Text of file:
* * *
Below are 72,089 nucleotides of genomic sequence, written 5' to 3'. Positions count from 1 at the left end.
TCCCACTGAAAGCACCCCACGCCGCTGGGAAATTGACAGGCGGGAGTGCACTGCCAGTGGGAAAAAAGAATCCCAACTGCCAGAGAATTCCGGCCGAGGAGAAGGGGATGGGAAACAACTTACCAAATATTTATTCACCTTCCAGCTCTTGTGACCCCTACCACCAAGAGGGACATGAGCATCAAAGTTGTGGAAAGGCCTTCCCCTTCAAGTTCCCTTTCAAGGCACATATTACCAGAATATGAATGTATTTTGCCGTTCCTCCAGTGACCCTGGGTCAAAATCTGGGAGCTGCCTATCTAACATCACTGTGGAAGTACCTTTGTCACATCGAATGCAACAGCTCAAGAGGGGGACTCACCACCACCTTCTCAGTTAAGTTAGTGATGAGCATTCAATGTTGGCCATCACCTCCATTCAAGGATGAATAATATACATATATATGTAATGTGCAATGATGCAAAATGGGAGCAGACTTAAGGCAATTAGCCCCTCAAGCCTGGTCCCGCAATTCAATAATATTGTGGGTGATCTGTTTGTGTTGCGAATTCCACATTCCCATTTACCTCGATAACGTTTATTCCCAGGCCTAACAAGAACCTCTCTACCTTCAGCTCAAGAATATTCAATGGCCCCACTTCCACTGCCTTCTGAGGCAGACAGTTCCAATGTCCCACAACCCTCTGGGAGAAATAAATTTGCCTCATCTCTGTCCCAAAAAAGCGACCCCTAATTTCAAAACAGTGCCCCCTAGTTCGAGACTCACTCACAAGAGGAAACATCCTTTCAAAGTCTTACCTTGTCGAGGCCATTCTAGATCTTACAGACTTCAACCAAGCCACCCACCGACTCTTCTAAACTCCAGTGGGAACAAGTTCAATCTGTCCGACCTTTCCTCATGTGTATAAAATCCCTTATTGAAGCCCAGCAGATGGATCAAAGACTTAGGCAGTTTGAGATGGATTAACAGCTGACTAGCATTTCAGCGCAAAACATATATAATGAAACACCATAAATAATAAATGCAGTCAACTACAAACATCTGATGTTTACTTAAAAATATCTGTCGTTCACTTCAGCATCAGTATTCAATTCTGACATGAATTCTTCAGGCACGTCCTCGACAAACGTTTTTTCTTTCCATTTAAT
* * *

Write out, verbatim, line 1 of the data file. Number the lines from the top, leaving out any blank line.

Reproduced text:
Below are 72,089 nucleotides of genomic sequence, written 5' to 3'. Positions count from 1 at the left end.